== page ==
Mills also testified that there appears to be discrepancies in surveys in the area. His firm accepted different survey monuments than another firm involved with the development of Hibiscus II, part of a larger project begun by GSR Development, owned by Steven Noriega and Robert Byrne that is now in bankruptcy.

“We had some monuments there that we had a hard time agreeing with,” Mills said. “There were discrepancies out there.”

Lohn also testified during the hearing. Asked whether the situation has impacted the value of his home, he answered yes.

BOA Chair John Burns asked whether an appraiser was involved in that assessment.

Lohn said no and revised his answer. “I believe it has been degraded,” he said, referring to his home on Bay Drive South.

“There’s a variety of problems with this property,” he added. “It’s a disaster for the city of Bradenton Beach.”

Building official Steve Gilbert represented city staff at the hearing.

One of his points involved Lohn’s argument that the driveway is not 12 feet wide and thus violates the LDC. Reading from the code, Gilbert said a 12-foot-wide driveway is required for multifamily properties and a 10-foot-wide driveway is required for single-family and duplex properties. The improved access in question, Gilbert said, serves duplex properties.

“A driveway at this site is to be 10 feet, not 12 feet,” he said.

Further, Gilbert said that the improved access is on an easement provided for a “Corrective Grant of Easement for Ingress/Egress and Utility.” The document, signed by Byrne and Noriega, granted Ken and Yung Lohn an easement for ingress and egress and utility purposes to a landlocked lot they owned and committed GSR to building a driveway over the easement in compliance with the city’s LDC.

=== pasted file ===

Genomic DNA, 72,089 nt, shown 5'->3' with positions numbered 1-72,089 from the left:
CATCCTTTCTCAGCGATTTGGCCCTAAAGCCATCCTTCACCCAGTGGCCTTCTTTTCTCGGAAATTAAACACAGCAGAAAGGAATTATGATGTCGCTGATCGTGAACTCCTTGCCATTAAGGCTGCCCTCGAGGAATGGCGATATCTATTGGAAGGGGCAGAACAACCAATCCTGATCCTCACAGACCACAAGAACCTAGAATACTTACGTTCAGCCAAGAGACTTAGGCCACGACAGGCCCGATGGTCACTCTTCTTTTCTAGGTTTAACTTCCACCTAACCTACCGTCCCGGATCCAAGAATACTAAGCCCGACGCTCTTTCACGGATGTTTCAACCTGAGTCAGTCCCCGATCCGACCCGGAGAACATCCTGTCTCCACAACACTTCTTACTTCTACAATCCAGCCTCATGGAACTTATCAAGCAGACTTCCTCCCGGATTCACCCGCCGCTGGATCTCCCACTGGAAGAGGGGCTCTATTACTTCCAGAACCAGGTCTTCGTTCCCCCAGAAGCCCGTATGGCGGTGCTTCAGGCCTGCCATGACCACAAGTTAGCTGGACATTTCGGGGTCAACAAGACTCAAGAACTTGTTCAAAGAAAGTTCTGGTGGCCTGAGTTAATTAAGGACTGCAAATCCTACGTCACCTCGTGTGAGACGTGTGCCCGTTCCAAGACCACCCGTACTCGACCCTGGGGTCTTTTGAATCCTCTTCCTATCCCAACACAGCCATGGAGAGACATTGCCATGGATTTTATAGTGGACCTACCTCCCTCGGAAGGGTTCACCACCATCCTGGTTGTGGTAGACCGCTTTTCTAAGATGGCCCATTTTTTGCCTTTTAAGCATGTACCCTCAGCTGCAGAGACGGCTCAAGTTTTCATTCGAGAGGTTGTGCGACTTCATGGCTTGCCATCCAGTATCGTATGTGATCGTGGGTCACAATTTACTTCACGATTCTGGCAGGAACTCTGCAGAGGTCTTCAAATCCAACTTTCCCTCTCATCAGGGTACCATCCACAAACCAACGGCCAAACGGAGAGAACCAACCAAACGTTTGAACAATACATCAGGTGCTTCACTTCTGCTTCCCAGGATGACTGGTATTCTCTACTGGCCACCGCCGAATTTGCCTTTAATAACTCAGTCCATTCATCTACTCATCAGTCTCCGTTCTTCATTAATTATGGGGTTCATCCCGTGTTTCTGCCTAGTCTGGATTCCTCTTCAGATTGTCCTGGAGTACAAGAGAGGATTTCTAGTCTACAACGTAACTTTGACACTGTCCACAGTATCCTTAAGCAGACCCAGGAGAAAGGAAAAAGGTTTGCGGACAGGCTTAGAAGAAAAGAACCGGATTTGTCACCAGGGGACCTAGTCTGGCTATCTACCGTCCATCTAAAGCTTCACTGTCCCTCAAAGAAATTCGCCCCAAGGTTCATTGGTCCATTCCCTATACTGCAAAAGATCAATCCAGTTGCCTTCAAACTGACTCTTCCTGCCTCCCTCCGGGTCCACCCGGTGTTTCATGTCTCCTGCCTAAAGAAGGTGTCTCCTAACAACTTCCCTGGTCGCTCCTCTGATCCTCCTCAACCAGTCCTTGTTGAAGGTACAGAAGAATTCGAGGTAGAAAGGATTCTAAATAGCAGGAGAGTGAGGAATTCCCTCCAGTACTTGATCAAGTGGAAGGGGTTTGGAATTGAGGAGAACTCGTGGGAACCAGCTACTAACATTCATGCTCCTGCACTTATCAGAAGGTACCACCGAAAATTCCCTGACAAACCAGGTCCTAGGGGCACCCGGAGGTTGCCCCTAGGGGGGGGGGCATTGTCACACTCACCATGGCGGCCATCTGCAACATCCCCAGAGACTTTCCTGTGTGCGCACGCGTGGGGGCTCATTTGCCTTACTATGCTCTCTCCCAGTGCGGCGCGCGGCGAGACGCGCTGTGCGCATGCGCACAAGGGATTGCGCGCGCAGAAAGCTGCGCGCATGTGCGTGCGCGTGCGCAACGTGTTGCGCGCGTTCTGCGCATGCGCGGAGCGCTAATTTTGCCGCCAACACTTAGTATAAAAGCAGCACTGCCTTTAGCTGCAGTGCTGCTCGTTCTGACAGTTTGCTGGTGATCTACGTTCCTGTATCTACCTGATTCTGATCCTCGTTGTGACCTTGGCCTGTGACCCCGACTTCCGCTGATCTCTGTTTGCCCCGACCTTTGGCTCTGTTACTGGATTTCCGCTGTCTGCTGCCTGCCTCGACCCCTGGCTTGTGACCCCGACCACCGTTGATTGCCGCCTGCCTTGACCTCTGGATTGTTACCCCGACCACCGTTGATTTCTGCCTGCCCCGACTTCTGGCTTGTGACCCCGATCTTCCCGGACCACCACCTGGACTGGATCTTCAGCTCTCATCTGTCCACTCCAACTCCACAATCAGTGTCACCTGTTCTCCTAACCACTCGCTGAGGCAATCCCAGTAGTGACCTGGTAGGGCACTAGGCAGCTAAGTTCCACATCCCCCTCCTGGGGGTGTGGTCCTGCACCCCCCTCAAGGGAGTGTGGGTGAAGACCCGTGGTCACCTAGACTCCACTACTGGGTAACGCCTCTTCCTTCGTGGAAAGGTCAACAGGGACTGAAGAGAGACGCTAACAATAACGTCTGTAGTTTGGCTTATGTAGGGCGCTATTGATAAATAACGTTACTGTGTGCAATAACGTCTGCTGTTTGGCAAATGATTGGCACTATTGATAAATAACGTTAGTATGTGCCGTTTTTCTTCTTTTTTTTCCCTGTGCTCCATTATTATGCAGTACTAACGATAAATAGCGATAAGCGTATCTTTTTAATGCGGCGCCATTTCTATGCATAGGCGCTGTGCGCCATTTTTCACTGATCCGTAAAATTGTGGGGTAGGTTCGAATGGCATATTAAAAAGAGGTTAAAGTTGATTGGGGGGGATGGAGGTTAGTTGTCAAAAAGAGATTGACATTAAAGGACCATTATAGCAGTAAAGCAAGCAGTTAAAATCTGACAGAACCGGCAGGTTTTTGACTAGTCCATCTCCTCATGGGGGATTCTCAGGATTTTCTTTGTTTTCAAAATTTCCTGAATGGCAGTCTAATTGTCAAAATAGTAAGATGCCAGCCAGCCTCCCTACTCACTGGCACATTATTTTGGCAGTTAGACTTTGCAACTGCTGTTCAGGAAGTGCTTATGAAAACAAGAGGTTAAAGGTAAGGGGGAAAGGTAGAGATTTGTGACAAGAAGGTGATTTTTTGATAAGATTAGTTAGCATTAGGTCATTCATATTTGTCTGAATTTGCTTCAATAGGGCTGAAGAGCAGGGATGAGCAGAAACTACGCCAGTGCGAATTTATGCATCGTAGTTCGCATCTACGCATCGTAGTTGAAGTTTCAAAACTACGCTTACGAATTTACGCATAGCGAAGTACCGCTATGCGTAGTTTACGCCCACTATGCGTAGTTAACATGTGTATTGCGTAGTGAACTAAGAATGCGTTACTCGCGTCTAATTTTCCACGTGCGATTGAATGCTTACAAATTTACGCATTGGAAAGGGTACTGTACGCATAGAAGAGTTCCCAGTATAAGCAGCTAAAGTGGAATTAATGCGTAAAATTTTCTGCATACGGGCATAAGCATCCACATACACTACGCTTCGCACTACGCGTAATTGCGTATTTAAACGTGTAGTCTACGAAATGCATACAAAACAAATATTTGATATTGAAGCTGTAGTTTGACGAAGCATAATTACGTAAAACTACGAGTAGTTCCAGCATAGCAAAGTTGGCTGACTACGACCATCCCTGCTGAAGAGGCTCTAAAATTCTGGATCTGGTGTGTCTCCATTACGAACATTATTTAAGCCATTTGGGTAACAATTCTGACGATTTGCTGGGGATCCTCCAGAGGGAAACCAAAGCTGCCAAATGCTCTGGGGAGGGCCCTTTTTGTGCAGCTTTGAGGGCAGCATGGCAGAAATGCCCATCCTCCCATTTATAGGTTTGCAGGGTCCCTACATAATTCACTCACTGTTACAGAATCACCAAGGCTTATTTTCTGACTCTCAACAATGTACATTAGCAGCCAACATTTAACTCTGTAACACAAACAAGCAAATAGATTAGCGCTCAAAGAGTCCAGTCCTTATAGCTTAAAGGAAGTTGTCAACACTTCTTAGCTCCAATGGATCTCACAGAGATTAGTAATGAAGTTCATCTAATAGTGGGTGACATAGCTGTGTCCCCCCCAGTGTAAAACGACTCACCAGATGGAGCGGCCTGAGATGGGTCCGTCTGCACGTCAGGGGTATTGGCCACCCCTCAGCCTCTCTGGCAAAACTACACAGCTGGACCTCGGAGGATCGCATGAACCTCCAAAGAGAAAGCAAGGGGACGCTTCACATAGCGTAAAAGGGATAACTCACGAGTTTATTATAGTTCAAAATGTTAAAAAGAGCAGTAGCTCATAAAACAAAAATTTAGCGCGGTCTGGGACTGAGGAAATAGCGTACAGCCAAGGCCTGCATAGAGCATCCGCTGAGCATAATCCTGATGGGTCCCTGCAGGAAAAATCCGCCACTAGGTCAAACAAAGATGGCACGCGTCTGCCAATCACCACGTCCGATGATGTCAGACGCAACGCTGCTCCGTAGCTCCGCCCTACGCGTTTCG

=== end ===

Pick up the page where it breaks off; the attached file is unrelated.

Gilbert said that the improved access is on an easement in a private agreement between two parties. “It’s a legal agreement,” he said, adding that an easement and a driveway are two different entities, and Lohn’s complaint involves an “easement.”

In regards to easements, the LDC states, “This article is not intended to interfere with, abrogate or annul any easement, covenant or other agreements between parties.”

Gilbert also addressed the concern about fire trucks using the driveway or easement. He said the West Manatee Fire Rescue District does not treat private driveways the same as streets or alleys.

“As a matter of fact,” Gilbert said, “West Manatee Fire Rescue does not use our platted alleys for fire trucks.”

The alleys, Gilbert said, are 10 feet wide.

During deliberations, BOA members Dan DeBaun, Karen Cunningham and Burns reviewed the information presented and made a list of findings of fact and conclusions.

The board concluded that the required width for vehicular access is 10 feet and therefore the improved easement is sufficient, even with the timbers and landscaping.

“The easement is larger than it needs to be,” Burns said.

The board then unanimously voted to recommend that the city commission uphold the building official’s decision to issue a certificate of occupancy for 109 Fifth St. S.